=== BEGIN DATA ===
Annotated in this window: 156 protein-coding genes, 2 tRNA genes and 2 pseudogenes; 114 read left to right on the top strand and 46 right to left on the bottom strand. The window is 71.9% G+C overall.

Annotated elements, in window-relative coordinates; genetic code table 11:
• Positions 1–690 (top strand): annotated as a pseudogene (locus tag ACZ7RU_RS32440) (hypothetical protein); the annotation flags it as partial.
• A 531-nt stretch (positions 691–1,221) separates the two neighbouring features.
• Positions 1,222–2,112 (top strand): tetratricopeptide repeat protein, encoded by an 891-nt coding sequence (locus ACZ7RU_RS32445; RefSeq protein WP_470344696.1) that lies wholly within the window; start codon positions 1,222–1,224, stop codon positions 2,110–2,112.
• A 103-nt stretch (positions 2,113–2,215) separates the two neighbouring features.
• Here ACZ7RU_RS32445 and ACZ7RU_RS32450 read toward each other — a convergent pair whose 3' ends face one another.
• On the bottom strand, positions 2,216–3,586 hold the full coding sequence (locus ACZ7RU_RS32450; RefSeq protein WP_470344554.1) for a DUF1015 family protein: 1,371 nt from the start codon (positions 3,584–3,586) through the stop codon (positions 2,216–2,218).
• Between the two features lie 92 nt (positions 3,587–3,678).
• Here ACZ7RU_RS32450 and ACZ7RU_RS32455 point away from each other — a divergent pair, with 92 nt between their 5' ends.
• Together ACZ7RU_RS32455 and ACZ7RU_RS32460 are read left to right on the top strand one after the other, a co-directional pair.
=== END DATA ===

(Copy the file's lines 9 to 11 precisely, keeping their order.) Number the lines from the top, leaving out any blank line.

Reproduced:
• Between the two features lie 92 nt (positions 3,587–3,678).
• Here ACZ7RU_RS32450 and ACZ7RU_RS32455 point away from each other — a divergent pair, with 92 nt between their 5' ends.
• Together ACZ7RU_RS32455 and ACZ7RU_RS32460 are read left to right on the top strand one after the other, a co-directional pair.